Dana Gioia's achievement shines in '99 Poems'

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Poet Dana Gioia is the author of "99 Poems" and "Poetry as Enchantment." Former head of the National Endowment for the Arts, he is also a cofounder of the West Chester Poetry Conference, one of the best-regarded in the country. Photo: Star Black.

99 Poems

New and Selected

By Dana Gioia

Graywolf Press. 194 pp. $24.

Poetry as Enchantment
By Dana Gioia

Wiseblood Books. 36 pp. $5.


Reviewed by Frank Wilson


'It is significant," Dana Gioia writes in Poetry as Enchantment, "that the Latin word for poetry, carmen, is also the word the Romans used for a song, a magic spell, a religious incantation, or a prophecy - all verbal constructions whose auditory powers can produce a magical effect on the listener."

Poetry, in other words, is a fundamentally distinctive way of understanding and expressing our experience of reality: "All poetic technique exists in order to enchant - to create a mild trance state in the listener or reader in order to heighten attention, relax emotional defenses, and rouse our full psyche, so that we hear and respond to the language more deeply and intensely."

Poet Dana Gioia is the author of 99 Poems and Poetry as Enchantment. Former head of the National Endowment for the Arts, he is also a cofounder of the West Chester Poetry Conference, one of the best-regarded in the country. Photo: Star Black.

Consider the opening stanza of "Cruising With the Beach Boys":

So strange to hear that song again tonight

Traveling on business in a rented car

Miles from anywhere I've been before.

And now a tune I haven't heard for years

Probably not since it last left the charts

Back in L.A. in 1969.

I can't believe I know the words by heart

And can't think of a girl to blame them on.

 

The music of these lines is subtle, the rhymes insinuated, not insisted on, the rhythm mimicking the way the mind, at times, slips quietly backward in time and space. And the experience recounted is one familiar to us all, though somehow, the way it's put takes it out of the ordinary, or at least lets us glimpse the magic that can grace the ordinary.

Gioia, of course, is less like a typical poet and more like a typical American. He used to work for General Foods, eventually becoming vice president of marketing, in which role he helped reverse what had been a steady decline in sales of Jell-O. From 2003 to 2009, he was the chairman of the National Endowment for the Arts.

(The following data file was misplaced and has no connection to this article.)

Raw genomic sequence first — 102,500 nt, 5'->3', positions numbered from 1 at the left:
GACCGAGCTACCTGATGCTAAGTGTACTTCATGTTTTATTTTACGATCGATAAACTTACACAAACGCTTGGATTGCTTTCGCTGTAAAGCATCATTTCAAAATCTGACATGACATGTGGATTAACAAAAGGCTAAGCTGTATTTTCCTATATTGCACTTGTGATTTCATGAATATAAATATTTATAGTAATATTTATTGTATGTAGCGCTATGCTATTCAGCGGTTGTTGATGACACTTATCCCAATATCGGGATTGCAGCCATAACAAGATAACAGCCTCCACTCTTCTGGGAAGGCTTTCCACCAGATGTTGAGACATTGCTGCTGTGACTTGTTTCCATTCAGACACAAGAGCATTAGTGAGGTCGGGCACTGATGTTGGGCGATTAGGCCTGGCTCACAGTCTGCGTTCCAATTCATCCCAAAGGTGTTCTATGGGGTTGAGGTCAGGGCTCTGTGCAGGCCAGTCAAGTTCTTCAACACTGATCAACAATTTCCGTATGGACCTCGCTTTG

So it is hardly surprising that many of his new and selected poems should address life as most of us live it, the world most of us inhabit, the world of "Men After Work," "sitting by themselves/ in coffeeshops or diners . . . waiting patiently to ask for one/ more refill of their coffee, surprised/ that even its bitterness will not wake them up."

There is wryness in these pages. The erstwhile executive surely knows whereof he speaks in "Marketing Department Trio":

The past is over.

Let's clean house.

Out with Verdi.

Good-bye Strauss.

Curtains for opera.

Unstring that cello.

Make the music

Soft and mellow.

 

But there is also the heartbreak of "Pentecost," subtitled "After the death of our son": "Neither the sorrow of afternoon, waiting in the silent house,/ Nor the night no sleep relieves . . . Nor the morning's ache for dream's illusion, nor any prayers . . . Can extinguish the flame./ We are not as we were."

In Poetry as Enchantment, Gioia notes that "there are many truths about existence that we can only express authentically as a song or a story." In the section of 99 Poems titled "Stories," he combines song and story to great effect. The five verse narratives are all weird tales. In the last, "Style," the speaker tells the reader at the start: "Just look at me. Isn't it obvious?/ I have no style. I'm just a human blur."

The story is about someone named Tom: "Tom was a golden boy. While others climbed,/ He took flight. His success was existential:/ It wasn't what he did; he simply was/ The way he was. . . ." But fortune turns its back on Tom eventually, who tells the speaker near the end that "it is enough that you bear witness./ You always understood my sense of style."

What he must bear witness to is horrifying.

There is immense variety in these poems, but they all have in common flawless lyricism and graceful sentiment, well exemplified in the last poem of all, "Marriage of Many Years," which nicely echoes what is argued in Poetry as Enchantment:

Our tribal chants, our dances round the fire

performed the sorcery we most required.

They bound us in a spell time could not break.

Let the young vaunt their ecstasy. We keep

our tribe of two in sovereign secrecy.

What must be lost was never lost on us.

 

Frank Wilson is a retired Inquirer book editor. Visit his blog Books, Inq. - The Epilogue. E-mail him at PresterFrank@gmail.com.